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Saturday, June 05, 2004

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Colombia to EU: Higher Banana Tariffs = More Drugs
Thu Jun 3, 2004 01:43 PM ET

By Jeremy Smith
BRUSSELS (Reuters) - Colombian drug production could rise at the expense of banana-growing if the European Union hikes its import tariffs for the fruit in a major policy change expected before 2006, the country's EU envoy said on Thursday.

The European Commission, which negotiates foreign trade for the 25-nation bloc, hopes to start talks soon with trade partners on the way the EU imports bananas. It plans a single tariff by 2006, replacing the current quota and duty system.

At the moment, the basic tariff is 75 euros ($91.70) a ton. Latin American nations, growing bananas from Mexico down through Central America and into Colombia and the world's top exporter Ecuador, fear it might reach as high as 300 euros.

"We hope to have a common position among all Latin American countries. We'll go for less than 75 euros," said Nicolas Echavarria, Colombia's ambassador to the EU, based in Brussels.

"But for Colombia, there is another limit. There is an acceptance from the EU that there is co-responsibility for the drug problem. If we cannot maintain production of bananas and other crops, our production of drugs is going to increase."

Colombia is the world's top producer of cocaine, processed from coca, and also a major supplier of heroin and marijuana.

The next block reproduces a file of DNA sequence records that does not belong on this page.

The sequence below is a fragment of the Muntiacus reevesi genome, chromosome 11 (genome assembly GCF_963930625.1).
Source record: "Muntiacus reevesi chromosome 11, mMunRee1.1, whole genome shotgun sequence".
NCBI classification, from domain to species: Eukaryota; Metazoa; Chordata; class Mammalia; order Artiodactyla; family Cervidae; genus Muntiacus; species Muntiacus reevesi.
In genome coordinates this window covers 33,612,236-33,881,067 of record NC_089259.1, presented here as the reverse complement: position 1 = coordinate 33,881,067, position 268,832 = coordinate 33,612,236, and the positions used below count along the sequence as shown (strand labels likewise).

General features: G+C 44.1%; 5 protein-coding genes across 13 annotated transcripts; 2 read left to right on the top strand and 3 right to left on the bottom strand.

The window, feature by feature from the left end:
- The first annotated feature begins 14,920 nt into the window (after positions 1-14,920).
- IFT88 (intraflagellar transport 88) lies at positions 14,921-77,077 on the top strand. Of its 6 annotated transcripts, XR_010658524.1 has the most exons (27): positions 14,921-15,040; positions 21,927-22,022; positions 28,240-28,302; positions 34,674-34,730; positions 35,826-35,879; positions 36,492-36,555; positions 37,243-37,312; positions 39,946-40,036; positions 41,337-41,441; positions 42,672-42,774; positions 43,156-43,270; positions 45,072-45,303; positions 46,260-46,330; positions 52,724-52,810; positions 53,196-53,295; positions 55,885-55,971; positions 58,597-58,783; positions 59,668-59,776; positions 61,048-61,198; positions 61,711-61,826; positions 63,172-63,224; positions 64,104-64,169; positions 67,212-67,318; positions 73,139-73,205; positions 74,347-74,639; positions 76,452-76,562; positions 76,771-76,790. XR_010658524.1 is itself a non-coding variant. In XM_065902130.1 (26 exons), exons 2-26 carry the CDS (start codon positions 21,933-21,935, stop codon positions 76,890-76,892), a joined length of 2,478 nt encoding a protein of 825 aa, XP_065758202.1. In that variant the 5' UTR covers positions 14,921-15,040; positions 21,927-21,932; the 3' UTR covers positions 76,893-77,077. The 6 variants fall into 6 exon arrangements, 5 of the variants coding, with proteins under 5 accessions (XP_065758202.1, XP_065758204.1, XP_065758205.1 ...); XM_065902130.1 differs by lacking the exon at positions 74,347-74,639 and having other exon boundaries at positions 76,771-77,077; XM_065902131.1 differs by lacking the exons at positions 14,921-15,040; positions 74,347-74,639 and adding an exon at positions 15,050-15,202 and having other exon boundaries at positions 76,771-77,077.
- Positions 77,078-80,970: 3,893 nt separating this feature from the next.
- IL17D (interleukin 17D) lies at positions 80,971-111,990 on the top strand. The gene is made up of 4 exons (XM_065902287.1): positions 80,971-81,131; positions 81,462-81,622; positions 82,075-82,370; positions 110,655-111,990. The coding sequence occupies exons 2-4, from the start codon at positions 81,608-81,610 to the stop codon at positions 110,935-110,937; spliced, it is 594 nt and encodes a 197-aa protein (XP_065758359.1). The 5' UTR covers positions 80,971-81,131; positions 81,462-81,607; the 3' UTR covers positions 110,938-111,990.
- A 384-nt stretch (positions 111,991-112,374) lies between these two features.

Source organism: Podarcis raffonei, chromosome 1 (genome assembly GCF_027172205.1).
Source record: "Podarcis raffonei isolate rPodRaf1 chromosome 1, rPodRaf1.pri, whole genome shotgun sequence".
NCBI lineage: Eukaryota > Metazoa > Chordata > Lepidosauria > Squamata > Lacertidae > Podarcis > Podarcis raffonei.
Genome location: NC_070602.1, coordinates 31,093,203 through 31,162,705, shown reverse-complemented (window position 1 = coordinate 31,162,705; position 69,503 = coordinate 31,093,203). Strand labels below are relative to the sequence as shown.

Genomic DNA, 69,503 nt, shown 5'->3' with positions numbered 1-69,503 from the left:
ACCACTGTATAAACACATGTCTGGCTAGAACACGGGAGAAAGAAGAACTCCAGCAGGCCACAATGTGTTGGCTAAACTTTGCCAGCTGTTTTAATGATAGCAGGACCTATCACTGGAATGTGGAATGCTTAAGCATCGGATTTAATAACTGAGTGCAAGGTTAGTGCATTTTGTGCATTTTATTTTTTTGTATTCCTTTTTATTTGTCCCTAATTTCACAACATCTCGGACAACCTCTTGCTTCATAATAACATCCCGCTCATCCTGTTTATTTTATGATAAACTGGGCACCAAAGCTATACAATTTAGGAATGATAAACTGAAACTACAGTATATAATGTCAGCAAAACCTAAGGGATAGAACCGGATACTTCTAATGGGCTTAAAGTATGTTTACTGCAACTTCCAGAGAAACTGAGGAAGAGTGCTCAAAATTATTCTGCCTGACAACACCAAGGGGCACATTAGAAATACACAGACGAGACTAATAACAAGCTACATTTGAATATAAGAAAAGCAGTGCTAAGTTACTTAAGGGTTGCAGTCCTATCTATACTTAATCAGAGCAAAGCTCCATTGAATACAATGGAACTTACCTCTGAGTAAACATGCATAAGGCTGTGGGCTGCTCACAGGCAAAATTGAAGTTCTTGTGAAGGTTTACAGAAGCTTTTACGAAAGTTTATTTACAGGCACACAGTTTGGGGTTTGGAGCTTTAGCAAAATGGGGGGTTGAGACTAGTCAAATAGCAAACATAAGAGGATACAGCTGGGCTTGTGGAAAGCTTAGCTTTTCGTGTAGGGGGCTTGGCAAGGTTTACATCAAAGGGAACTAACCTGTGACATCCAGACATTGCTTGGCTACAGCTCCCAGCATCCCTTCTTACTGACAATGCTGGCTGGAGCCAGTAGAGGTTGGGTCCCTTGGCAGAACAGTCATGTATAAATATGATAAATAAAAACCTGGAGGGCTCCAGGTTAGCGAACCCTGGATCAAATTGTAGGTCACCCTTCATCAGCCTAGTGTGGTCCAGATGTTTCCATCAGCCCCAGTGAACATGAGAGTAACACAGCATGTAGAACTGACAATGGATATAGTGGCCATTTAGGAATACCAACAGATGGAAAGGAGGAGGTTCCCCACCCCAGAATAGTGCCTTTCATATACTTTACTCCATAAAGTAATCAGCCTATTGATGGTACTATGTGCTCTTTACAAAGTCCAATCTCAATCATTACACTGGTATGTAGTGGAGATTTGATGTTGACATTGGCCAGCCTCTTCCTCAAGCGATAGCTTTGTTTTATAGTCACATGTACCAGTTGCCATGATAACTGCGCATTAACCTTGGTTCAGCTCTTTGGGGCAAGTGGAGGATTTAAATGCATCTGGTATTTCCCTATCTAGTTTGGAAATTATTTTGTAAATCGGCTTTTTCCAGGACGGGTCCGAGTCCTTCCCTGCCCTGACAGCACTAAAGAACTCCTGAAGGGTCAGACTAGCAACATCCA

Latin American banana growers, competing with Caribbean island and African states for coveted EU access, say any tariff rise over 75 euros will cost them market share.

African producers, whose bananas are less competitive than those grown in Latin America, want a future tariff of about 220 euros. Africa's main growers are Ivory Coast and Cameroon.

Any loss in market access would entitle the Latin Americans to compensation from the EU. That right was enshrined in a World Trade Organization (WTO) ruling in favor of the United States and Ecuador that put an end to the bitter 1990s "banana wars."

A tariff hike, they say, would also cause sweeping job losses as banana production withers -- while other crops, possibly coca and marijuana, are planted on the unused land.

"This will be a very big decision for Latin America. The implications are large for us. We have to defend our jobs and production," Echavarria told reporters.

Bananas are a sensitive issue for the EU, which must square any major policy change with the WTO. Brussels has long given preferential access to bananas from former European colonies in African, Caribbean and the Pacific, so-called ACP countries.

The EU's current system is comprised of three separate quotas totaling about 3.2 million tonnes. ACP nations have a duty-free quota for 750,000 tonnes, while Latin American suppliers face a tariff of 75 euros on the remaining quotas. ($1=.8178 Euro)

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